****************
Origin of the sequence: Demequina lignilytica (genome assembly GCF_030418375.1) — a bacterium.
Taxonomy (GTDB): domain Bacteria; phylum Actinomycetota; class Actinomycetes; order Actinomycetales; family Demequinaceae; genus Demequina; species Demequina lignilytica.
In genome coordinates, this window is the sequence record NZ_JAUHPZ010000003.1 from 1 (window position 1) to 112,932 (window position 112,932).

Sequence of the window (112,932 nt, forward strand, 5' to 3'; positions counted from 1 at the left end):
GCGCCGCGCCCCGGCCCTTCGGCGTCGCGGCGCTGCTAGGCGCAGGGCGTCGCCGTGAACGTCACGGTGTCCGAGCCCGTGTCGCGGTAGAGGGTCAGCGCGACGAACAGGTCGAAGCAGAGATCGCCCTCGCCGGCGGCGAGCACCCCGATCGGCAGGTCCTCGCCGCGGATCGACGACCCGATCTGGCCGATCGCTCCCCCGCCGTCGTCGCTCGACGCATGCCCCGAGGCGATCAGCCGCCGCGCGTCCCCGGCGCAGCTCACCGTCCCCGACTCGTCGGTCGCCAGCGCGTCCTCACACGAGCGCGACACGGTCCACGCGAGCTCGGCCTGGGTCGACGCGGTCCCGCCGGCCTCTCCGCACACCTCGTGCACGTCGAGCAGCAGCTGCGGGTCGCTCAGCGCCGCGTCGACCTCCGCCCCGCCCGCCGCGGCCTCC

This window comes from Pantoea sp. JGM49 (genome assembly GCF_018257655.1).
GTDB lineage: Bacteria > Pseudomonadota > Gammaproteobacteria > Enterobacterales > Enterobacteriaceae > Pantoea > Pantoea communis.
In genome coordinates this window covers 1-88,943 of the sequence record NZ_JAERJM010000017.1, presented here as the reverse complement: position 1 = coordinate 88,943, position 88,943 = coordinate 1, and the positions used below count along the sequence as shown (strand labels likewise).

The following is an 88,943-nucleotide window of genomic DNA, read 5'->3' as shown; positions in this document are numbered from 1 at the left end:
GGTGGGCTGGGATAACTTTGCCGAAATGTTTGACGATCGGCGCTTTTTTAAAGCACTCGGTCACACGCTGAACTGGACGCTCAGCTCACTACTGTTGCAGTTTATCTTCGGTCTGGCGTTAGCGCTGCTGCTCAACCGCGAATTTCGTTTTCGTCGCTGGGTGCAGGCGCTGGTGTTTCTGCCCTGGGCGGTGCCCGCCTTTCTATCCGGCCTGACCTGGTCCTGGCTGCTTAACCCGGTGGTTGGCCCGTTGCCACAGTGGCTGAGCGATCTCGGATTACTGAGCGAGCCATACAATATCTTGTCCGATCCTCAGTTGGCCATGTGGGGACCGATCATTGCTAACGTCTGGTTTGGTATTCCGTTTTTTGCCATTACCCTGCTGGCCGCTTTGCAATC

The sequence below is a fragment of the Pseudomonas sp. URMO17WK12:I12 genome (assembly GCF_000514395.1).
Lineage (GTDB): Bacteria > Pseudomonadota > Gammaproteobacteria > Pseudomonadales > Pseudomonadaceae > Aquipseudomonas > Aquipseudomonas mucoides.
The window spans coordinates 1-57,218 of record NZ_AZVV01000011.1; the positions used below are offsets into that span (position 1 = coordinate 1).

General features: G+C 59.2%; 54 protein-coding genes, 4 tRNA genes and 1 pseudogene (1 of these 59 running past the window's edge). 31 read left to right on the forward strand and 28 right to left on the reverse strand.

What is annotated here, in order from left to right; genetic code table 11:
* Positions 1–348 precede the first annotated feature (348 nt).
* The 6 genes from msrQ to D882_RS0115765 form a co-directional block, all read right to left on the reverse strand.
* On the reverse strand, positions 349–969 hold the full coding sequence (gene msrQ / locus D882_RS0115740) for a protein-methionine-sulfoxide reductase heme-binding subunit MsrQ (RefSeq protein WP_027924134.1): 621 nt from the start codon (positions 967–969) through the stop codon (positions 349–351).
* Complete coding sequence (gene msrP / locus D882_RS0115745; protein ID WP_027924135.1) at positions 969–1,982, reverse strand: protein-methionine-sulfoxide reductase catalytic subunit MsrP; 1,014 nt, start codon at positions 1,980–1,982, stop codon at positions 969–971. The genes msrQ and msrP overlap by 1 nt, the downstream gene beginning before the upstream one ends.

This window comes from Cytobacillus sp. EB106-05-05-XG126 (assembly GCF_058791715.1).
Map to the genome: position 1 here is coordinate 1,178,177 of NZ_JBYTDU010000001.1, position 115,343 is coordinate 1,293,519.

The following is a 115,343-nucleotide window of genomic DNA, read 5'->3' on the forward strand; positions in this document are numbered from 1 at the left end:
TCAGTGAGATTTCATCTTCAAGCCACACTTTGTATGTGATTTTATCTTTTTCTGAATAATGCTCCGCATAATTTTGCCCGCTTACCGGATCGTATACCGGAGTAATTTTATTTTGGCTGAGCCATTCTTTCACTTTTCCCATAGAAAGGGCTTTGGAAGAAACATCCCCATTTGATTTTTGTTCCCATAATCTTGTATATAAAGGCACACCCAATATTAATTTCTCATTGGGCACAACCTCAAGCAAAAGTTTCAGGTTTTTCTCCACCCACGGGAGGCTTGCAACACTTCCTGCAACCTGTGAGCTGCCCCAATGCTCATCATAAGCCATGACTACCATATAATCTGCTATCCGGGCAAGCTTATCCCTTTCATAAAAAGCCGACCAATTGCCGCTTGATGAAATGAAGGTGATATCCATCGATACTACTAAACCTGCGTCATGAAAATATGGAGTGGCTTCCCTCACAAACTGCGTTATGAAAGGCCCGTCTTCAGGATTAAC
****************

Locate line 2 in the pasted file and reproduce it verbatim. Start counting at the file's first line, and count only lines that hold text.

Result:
Taxonomy (GTDB): domain Bacteria; phylum Actinomycetota; class Actinomycetes; order Actinomycetales; family Demequinaceae; genus Demequina; species Demequina lignilytica.